Now through June 3rd, more than 400 law enforcement agencies across the state are stepping up enforcement of Wisconsin's mandatory safety belt law. All of this ahead of the Memorial Day weekend.
Several law enforcement officers met Monday afternoon at the Lake Hallie police departement to kick of the state's annual "Click It or Ticket" mobilization. The increased patrols mean you'll see a big prescense throughout the state as you head out for the memorial day weekend.
Dennis Johnson works with the DOT Bureau of Transportation Safety. "There's a lot more traffic obviously and this is the first big holiday of the summer so you're going to have a lot more vehicles out there."
"The increased travel during that time period. Accident rates always go up as well as injuries and fatalities. Our goal is to heighten the awareness of the importance of seatbelt use as well as speeding and use of alcohol," says Lt. Mitch Gibson with the Chippewa County Sheriff's Department.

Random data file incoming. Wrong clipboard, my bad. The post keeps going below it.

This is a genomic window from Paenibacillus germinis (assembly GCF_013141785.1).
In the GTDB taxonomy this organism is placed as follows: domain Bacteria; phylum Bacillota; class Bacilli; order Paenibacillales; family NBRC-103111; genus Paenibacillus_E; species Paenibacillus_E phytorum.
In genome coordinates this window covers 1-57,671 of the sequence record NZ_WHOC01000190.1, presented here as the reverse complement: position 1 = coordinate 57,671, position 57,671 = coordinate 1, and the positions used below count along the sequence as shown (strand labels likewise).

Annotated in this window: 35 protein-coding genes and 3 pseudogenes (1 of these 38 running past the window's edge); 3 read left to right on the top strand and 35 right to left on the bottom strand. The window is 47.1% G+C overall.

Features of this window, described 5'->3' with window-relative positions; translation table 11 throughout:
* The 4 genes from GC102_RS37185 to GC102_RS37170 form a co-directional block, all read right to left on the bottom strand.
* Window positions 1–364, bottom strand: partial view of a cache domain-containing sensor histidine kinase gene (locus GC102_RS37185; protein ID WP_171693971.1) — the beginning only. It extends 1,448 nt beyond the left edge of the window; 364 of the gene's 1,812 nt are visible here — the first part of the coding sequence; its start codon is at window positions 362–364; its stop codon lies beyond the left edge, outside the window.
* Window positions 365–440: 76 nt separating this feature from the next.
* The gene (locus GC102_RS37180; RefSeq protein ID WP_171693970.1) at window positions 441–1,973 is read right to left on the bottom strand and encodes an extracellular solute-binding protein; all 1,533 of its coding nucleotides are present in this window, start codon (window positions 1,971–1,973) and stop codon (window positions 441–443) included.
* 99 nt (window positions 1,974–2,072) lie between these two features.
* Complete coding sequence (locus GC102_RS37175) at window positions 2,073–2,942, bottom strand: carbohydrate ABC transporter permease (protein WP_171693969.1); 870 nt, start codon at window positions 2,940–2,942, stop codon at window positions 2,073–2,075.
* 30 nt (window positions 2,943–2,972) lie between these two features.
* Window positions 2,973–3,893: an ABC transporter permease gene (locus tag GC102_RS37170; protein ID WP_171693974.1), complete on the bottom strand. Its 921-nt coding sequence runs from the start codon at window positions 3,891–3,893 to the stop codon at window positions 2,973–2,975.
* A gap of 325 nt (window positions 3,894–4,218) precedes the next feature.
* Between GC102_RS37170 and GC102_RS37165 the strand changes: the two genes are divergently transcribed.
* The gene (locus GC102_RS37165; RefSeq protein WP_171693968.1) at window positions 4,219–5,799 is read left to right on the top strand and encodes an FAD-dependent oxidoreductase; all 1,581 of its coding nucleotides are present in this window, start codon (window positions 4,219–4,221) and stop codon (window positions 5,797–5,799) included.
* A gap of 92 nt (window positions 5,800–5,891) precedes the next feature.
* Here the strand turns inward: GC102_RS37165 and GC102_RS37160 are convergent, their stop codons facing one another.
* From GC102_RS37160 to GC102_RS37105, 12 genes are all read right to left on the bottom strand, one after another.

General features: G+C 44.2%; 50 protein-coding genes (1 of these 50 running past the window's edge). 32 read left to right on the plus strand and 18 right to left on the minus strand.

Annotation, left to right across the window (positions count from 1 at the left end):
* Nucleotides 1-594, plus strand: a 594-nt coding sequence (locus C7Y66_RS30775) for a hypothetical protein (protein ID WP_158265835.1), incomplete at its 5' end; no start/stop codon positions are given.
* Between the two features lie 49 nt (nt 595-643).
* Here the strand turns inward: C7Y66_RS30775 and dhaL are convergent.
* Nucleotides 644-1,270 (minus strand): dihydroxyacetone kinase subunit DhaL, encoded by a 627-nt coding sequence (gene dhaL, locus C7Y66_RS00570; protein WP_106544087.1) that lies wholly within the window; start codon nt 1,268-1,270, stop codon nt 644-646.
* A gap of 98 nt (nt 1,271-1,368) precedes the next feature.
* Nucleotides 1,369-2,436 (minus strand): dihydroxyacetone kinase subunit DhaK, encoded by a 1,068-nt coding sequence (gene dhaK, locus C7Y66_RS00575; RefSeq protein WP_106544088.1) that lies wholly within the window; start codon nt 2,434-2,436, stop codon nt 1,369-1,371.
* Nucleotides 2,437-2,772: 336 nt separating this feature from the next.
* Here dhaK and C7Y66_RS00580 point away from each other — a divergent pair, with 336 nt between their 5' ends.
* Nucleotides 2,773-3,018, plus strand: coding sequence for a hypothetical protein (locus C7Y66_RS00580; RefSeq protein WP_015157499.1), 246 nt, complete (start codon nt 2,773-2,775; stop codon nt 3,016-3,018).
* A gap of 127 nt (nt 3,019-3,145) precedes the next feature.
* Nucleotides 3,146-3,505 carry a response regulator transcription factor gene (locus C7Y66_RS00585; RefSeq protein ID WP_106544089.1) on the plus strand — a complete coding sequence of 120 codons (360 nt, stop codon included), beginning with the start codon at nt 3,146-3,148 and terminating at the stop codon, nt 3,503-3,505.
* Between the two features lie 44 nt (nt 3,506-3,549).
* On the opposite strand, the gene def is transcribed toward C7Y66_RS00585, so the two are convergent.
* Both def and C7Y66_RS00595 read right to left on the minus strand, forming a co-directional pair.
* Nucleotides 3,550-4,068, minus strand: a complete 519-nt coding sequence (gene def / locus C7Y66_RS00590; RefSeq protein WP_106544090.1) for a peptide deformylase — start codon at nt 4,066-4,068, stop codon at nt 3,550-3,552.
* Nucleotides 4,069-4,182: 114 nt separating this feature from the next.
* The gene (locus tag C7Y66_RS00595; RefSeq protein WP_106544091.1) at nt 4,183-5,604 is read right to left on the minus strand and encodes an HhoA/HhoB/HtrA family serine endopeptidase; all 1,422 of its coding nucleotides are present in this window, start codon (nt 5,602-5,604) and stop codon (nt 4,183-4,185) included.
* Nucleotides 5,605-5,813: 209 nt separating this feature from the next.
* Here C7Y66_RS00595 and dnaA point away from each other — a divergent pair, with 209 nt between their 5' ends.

The DOT says surveys show 16 to 25 year olds tend to not buckle up the most. Pick up drivers have also shown to go without the seatbelt.
"I think it's definitely improved in the last few years. Statistics show that although we are still below the national average here in wisconsin," says Gibson.
National statistics show 84% of people say they buckle up when they hit the road. That numbers goes down to 79% here in the state of wisconsin.
Lt. Lorentz with the state patrol says on big problem area for people not using there seatbelt is on rural roads. "People have the tendancy to not buckle up as much on rural roads. We've seen some very extreme crashes out there."
Law enforcement will aslo be cracking down on speeding as well as drunk and distracted driving. Drivers say that's a good thing.
"I think that's a wonderful idea. I really do," says Walt Hawkins. "Hopefully it will get more people to start wearing their belts," says Brad Stewart.
"Be proactive to buckle yourself up, to ensure your children are buckled up safely. It goes a long way in preventing serious injuries," says Lorentz.